• Brown v. Department of Public Safety & Correctional Services – Represented nine blind inmates in Maryland state prison in a ground-breaking case to enforce their rights under the Americans with Disabilities Act. The plaintiffs received substantial damages in a first-of-its-kind settlement, and the suit brought systemic changes to Maryland’s policies with regard to the treatment of blind prisoners. 383 F. Supp. 3d 519 (D. Md. 2019).

  • Successfully represented a deaf District of Columbia resident who was summoned for grand jury service in Superior Court and not allowed to serve because the court refused to pay for an interpreter.

Wrongful Convictions & Police Misconduct
  • Obtained over $13 million from the State of Maryland for five wrongfully convicted men, convincing the Maryland Board of Public Works to make such awards for the first time in 15 years.

  • Obtained a $9 million settlement on behalf of a man who was wrongfully convicted and imprisoned for 21 years after Baltimore homicide detectives concealed exculpatory evidence.

  • Obtained a $1.9 million settlement on behalf of the parents of a young man with Down syndrome who was killed by deputy sheriffs who dragged him from a movie theater for the “crime” of wanting to watch a movie a second time without buying a second ticket. BGL’s litigation of this case included successfully defeating the officer defendants’ Fourth Circuit appeal of the district court’s denial of qualified immunity.

Housing Discrimination
  • Thompson v. HUD – Obtained 4,400 vouchers and mobility counseling, worth over $1 billion, to enable poor Black families to move from public housing and other segregated areas of Baltimore City to communities of opportunity throughout the Baltimore region over the course of 15 years. Co-lead counsel, together with the Maryland ACLU and another firm, for liability phase of trial; co-lead counsel, together with Maryland ACLU, NAACP Legal Defense Fund, and a different firm, for remedies phase of trial and settlement negotiations.

  • National Fair Housing Alliance v. Bank of America – Represent the National Fair Housing Alliance and fair housing groups across the country in lawsuit against Bank of America and Safeguard Properties Management, LLC, for maintaining foreclosed-upon homes in white neighborhoods in better condition than those in Black and Latinx neighborhoods.

  • AngeliCare v. St. Bernard Parish – Obtained $975,000 settlement and changes to local policy in fair housing lawsuit on behalf of the owners of two prospective therapeutic group homes for children after St. Bernard Parish changed its zoning code to exclude group homes from residential zones in order to prevent the homes from opening. As a result of our lawsuit, the DOJ Civil Rights Division filed its own fair housing complaint against St. Bernard Parish, which was consolidated with Brown, Goldstein & Levy’s case.

LGBTQ+ Rights
  • Represent employee in lawsuit against Catholic Relief Services for refusing to provide health benefits to same-sex spouse.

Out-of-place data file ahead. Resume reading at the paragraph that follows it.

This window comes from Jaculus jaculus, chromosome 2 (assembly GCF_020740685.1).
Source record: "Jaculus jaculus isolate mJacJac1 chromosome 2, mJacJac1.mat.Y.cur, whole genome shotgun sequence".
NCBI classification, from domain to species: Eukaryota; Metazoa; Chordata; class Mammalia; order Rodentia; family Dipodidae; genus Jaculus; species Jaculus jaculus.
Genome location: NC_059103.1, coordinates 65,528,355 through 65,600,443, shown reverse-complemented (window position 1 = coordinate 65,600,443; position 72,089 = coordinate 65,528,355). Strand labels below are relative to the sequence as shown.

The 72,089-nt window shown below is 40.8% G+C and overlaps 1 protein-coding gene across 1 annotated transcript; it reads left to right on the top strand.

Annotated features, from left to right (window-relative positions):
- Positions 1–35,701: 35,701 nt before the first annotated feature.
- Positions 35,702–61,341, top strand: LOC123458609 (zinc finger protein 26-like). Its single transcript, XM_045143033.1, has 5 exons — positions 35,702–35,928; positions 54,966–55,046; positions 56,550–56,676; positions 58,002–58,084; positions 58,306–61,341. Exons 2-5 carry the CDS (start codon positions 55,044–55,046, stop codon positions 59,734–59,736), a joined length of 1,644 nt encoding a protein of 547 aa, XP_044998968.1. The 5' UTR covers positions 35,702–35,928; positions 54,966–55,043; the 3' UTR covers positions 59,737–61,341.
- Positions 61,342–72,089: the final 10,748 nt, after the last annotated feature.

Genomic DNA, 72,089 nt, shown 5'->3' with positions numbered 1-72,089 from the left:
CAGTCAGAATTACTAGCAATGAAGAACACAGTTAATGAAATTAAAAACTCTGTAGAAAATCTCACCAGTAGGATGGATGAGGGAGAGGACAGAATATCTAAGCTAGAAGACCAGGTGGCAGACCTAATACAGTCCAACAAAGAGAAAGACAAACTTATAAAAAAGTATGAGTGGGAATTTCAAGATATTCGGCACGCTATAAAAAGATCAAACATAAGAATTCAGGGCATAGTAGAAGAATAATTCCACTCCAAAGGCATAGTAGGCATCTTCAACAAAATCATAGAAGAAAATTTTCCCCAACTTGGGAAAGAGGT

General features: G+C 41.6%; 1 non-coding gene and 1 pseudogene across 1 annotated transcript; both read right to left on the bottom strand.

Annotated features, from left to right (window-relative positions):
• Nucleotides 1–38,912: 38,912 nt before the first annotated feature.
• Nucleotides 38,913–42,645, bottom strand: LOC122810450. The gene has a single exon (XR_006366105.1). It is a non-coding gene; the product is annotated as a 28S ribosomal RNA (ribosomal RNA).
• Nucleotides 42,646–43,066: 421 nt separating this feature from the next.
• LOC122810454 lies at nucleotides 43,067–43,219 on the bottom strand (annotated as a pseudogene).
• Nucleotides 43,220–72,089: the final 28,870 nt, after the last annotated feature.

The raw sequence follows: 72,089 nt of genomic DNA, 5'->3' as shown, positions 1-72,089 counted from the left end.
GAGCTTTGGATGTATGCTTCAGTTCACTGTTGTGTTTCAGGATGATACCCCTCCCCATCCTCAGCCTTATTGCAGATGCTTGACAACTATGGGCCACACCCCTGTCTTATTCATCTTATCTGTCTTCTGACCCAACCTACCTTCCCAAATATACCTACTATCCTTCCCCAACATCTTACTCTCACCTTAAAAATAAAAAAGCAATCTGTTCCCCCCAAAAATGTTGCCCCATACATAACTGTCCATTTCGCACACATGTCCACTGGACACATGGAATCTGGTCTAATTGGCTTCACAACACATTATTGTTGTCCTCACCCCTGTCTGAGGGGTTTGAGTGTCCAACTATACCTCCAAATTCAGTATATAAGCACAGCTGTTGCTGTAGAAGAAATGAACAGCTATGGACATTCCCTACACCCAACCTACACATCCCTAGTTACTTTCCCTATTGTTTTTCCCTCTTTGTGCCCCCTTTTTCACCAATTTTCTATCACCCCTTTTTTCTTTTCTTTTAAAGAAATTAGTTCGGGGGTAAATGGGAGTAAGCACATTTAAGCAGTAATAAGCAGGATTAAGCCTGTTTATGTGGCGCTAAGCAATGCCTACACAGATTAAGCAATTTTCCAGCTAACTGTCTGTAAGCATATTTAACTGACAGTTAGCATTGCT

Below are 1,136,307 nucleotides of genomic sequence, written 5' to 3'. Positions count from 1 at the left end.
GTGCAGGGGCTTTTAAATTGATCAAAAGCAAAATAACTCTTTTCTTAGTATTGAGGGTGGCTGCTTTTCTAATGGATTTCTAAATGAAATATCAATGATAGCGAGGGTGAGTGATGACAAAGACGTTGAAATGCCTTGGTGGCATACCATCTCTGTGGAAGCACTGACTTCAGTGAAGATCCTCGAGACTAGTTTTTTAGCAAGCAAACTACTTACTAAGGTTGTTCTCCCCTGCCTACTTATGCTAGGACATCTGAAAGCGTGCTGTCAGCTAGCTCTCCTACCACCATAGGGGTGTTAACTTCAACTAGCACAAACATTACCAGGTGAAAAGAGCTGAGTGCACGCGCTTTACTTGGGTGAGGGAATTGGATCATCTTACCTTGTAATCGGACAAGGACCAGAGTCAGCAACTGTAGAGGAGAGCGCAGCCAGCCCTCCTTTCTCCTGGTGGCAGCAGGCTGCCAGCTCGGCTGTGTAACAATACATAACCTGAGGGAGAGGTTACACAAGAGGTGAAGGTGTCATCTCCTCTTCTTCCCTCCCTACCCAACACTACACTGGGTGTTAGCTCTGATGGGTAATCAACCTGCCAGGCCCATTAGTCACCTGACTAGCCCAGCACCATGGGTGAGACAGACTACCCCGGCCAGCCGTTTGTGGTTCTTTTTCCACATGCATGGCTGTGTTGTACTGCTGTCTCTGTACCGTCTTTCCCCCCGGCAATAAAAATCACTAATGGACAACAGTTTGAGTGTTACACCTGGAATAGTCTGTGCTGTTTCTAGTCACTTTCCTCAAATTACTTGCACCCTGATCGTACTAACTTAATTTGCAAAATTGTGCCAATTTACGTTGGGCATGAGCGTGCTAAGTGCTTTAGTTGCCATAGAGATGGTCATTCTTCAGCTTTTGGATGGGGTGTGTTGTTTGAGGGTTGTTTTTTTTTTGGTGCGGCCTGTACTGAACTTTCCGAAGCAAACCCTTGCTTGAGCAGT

• Successfully negotiated settlement with the State of Maryland to require the provision of equal fertility coverage to lesbian state employees.

  • Successfully represented transgender individuals seeking insurance coverage for gender-confirming health care.

Other
  • Won a $1.5 million settlement from the State of Maryland in a civil rights claim against workers at the Baltimore City Department of Social Services who failed to protect the safety of a boy abused while in foster care.

  • McIntyre v. Robinson – Appointed by federal court to represent prisoners injured by second-hand tobacco smoke in case that resulted in ban on cigarettes and other tobacco products in Maryland state prisons. 126 F. Supp. 2d 394 (D. Md. 2000).

Awards
Best Lawyers, Lawyer of the Year 2018, Dan Goldstein, Civil Rights Law
  • Outstanding Achievement Award, Washington Lawyers Committee for Civil Rights and Urban Affairs (2020).
  • Distinguished Service Award, Council of Parent Advocates and Attorneys (COPAA) (2020)
  • Civil Rights Law Firm of the Year and finalist for Disability Rights Law Firm of the Year, The National Law Journal Elite Trial Lawyers (2018).
  • Outstanding Partner award, Public Justice Center (2018).
  • Award of Excellence, Disability Rights Legal Center and the University of La Verne College of Law (2017).
  • National Federation of the Blind's Kenneth Jernigan Award, given to someone who has made a significant contribution to the blindness community (2016).
  • Mosaic Community Services Mosaic’s Visionary Award for “faithful and relentless” advocacy on behalf of the civil liberties of individuals with mental illnesses (2015).
  • Herbert S. Garten Public Citizen Award, Maryland Legal Services Corporation (2014).
  • Pacesetters Award for the firm’s outstanding contribution and service to the Maryland Legal Aid Bureau (2012).
  • Champion of Justice Award, Legal Aid Bureau (2009)
  • Outstanding Dedication Award, American Civil Liberties Union of Maryland.
  • Beatty Memorial Award for significant contributions to women’s rights, Women's Law Center
  • Professional Legal Excellence Award for Advancement of the Rights of the Disadvantaged, Maryland Bar Foundation
  • Baltimore Neighborhoods, Inc.'s inaugural Dickens Warfield Fair Housing Award for years of support in successfully advancing BNI’s fair housing litigation (2012).
  • American Bar Association’s Paul G. Hearne Award for Disability Rights, presented to an individual who has made significant contributions to further the rights, dignity, and access to justice for people with disabilities (2011).
  • Arc of Baltimore’s Stanley S. Herr Advocacy Leadership Award for outstanding advocacy, scholarship, and leadership on behalf of persons with developmental disabilities (2008).
  • The Arc of Maryland’s Bernard A. Gould Award for outstanding leadership and dedication benefiting persons with developmental disabilities and their families (2007).